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Coronavirus: BCGEU concerned about members going back to offices

Click to play video 'One of B.C.’s biggest unions has serious safety concerns about return to work' One of B.C.’s biggest unions has serious safety concerns about return to work
One of B.C.'s biggest unions has serious safety concerns about return to work

One of B.C.’s largest public-sector unions is raising concerns about their employees being told to return to their offices just as the second wave of the COVID-19 pandemic hits.

The BC Government and Service Employees’ Union (BCGEU) represents 80,000 members, with a large number based in Victoria.

They say the B.C. Public Service Agency has started phasing out working-from-home options and bringing employees back into the offices.

Read more: Canadians working from home continue to stay ‘on the job’ while sick

“Certainly where we’ve seen the numbers sky-rocketing in the Fraser Health Authority and the Vancouver Coastal Health Authority, the province has suspended return-to-office work but we’re starting to see numbers climb in a lot of different regions on a daily basis, [we’re] simply asking ‘is now the right time to be spending people back to offices to work?’ Stephanie Smith, president of the BCGEU told Global News Wednesday.
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Click to play video 'Frustration among nurses as pandemic’s second wave takes hold' Frustration among nurses as pandemic’s second wave takes hold
Frustration among nurses as pandemic’s second wave takes hold

The B.C. Public Service Agency says the recommendations for their employees to work from home only apply to the Lower Mainland because the COVID-19 cases are so high there.

Read more: 10 deaths and 762 new cases as B.C. breaks COVID-19 records again

“The Provincial Health Officer has noted that we will be living with COVID-19 for many months to come, and so it’s important that we adapt in ways that balance continuing to minimize transmission of the virus with the need to restore some of the benefits of interacting and collaborating in the workplace,” the agency said in an online statement.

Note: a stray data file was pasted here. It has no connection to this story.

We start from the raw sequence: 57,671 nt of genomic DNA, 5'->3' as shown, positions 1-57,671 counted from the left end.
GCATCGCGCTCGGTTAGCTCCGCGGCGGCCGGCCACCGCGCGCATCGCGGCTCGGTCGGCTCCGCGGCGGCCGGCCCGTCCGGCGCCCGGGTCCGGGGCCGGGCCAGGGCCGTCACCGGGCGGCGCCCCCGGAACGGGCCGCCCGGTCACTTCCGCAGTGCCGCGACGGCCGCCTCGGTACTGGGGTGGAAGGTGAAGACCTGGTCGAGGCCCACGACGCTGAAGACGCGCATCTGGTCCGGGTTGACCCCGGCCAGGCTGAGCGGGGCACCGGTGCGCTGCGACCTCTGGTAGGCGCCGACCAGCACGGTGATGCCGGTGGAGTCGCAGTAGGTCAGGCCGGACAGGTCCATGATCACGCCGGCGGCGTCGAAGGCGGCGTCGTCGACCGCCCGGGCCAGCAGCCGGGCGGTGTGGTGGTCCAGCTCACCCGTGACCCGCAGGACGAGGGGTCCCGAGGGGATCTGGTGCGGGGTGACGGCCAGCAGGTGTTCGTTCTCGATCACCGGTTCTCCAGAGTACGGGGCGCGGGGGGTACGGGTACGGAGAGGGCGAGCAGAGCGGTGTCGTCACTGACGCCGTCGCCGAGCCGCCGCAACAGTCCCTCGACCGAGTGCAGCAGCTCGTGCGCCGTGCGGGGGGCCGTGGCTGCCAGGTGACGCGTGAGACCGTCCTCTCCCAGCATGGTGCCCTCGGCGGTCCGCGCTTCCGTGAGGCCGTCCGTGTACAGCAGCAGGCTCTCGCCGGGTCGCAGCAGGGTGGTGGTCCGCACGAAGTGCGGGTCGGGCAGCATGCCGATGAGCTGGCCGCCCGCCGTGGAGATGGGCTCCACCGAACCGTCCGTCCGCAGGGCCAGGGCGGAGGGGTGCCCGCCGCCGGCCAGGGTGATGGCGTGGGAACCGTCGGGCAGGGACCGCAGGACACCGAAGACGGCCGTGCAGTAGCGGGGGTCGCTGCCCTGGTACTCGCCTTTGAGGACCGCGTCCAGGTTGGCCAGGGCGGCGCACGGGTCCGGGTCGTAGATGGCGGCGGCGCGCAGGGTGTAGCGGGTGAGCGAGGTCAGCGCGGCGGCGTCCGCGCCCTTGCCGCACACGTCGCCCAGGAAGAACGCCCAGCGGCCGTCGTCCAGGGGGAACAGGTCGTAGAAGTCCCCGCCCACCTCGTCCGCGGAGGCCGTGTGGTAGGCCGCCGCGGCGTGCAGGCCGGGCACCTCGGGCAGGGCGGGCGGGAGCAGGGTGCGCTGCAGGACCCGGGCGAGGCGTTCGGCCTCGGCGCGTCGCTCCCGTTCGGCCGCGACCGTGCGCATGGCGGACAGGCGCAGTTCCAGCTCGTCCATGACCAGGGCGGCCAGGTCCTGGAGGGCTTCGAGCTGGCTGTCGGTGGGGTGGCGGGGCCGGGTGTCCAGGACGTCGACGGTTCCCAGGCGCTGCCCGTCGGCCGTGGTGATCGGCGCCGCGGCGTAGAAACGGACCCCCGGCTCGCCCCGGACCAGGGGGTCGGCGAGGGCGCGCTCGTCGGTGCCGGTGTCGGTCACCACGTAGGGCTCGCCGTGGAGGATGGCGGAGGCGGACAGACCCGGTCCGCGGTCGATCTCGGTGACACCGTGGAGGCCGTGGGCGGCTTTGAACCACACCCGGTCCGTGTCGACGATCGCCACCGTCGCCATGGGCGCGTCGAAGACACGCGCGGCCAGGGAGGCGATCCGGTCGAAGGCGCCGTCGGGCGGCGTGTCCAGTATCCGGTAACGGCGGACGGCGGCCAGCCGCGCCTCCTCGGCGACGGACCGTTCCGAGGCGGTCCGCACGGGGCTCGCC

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Each workplace implements its own safety measures that align with current health orders, including guidance on physical distancing and personal and workplace hygiene practices.

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Smith said they have heard concerns from many of their members but it’s not easy to just refuse to return to the workplace.

“There are very very strict procedures around refusing unsafe work,” she said. “And we don’t have the capacity to accept or reject an employer’s safety — that’s up to the health authority and worker’s compensation. Our job is to make sure those safety plans are followed to the letter, to work with our activists right on the ground, and to find out if they are working and if they are not, then to respond immediately.”

“We need in worksites, very very clear orders on what needs to be done to keep both members and the public safe — and that includes things like mask-wearing in all public shared spaces.”

Smith said they just want to see strict safety plans put in place to make sure everyone is kept safe and everyone knows how to follow those safety standards.

Click to play video 'Coronavirus: Will B.C. officials follow other provinces and announce additional restrictions?' Coronavirus: Will B.C. officials follow other provinces and announce additional restrictions?
Coronavirus: Will B.C. officials follow other provinces and announce additional restrictions?

British Columbia’s COVID-19 surge showed no sign of slowing down Wednesday, as the province broke another record with 762 new cases of the virus in a 24-hour period.

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In a written statement, health officials said there were 10 new deaths, bringing the province’s total to 320. It was the second day in a row that B.C. reported double-digit deaths related to the virus.